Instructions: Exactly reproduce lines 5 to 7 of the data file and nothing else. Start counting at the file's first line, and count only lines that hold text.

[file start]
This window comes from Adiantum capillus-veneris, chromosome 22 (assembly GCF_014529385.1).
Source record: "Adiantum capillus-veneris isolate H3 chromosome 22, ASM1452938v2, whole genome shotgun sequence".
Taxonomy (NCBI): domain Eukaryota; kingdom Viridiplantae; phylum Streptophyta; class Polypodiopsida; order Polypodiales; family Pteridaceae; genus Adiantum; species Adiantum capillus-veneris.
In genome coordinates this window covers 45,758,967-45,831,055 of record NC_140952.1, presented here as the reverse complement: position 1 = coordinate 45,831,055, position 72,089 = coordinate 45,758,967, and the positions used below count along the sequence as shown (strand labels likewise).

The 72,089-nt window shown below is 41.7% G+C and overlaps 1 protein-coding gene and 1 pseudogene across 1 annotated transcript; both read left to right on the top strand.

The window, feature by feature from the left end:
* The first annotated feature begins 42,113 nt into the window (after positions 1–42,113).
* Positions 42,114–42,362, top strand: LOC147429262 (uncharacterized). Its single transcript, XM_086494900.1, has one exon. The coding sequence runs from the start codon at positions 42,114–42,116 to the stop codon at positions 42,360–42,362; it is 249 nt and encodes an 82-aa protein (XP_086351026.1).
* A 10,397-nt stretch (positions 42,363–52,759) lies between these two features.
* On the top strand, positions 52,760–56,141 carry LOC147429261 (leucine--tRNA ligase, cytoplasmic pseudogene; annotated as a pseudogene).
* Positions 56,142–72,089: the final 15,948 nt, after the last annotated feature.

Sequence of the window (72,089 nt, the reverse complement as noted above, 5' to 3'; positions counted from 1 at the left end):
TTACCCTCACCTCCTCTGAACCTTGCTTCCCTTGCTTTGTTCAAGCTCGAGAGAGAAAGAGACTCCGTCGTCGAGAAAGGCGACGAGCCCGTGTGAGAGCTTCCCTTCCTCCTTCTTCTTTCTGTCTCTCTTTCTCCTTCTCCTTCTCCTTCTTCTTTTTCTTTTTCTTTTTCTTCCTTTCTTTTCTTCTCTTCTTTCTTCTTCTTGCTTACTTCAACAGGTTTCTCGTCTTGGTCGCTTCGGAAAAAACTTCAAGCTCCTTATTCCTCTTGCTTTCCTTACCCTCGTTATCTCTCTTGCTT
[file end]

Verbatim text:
The 72,089-nt window shown below is 41.7% G+C and overlaps 1 protein-coding gene and 1 pseudogene across 1 annotated transcript; both read left to right on the top strand.

The window, feature by feature from the left end:
* The first annotated feature begins 42,113 nt into the window (after positions 1–42,113).